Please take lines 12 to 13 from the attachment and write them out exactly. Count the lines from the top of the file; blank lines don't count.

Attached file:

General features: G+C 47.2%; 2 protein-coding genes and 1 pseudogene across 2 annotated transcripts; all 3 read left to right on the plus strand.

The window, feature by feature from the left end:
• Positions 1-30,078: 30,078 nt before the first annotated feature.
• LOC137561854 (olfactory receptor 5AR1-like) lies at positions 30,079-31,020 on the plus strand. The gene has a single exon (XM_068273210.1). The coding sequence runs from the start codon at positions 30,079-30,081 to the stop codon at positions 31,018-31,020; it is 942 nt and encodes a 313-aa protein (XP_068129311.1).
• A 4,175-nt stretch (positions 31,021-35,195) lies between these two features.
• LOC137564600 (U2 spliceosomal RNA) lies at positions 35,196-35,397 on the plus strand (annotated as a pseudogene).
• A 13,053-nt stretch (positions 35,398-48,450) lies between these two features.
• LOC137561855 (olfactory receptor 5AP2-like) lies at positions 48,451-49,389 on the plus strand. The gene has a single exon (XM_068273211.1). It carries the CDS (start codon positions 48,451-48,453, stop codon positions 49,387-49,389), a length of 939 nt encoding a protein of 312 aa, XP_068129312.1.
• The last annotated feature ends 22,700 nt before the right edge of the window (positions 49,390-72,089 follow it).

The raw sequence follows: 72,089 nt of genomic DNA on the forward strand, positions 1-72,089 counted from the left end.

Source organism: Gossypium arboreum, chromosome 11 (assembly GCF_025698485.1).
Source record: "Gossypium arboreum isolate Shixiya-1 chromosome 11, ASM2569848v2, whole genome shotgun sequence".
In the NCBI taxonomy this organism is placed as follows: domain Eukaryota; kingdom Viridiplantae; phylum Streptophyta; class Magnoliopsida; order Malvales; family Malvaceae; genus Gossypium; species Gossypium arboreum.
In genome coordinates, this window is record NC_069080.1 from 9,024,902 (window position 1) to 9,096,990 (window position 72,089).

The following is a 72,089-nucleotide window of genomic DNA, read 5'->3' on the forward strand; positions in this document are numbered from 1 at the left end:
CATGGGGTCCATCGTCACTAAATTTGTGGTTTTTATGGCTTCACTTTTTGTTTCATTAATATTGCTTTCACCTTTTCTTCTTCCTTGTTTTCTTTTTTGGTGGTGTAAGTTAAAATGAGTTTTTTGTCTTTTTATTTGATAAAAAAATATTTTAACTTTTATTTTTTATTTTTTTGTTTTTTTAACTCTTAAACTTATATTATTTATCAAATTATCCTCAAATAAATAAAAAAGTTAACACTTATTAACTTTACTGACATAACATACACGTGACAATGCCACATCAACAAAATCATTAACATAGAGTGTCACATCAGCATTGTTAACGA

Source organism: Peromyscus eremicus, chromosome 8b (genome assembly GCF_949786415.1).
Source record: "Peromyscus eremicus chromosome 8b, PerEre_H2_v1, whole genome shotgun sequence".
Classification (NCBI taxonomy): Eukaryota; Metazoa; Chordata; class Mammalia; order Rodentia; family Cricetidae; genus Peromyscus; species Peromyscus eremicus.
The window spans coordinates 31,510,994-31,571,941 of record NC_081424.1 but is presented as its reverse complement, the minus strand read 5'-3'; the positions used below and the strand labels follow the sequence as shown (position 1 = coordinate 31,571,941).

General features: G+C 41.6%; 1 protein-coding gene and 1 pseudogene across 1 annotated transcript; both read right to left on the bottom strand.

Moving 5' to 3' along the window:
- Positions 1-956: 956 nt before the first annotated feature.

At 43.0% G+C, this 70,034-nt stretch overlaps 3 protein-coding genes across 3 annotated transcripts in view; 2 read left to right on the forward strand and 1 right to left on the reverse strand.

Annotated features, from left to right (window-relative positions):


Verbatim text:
Source record: "Gossypium arboreum isolate Shixiya-1 chromosome 11, ASM2569848v2, whole genome shotgun sequence".
In the NCBI taxonomy this organism is placed as follows: domain Eukaryota; kingdom Viridiplantae; phylum Streptophyta; class Magnoliopsida; order Malvales; family Malvaceae; genus Gossypium; species Gossypium arboreum.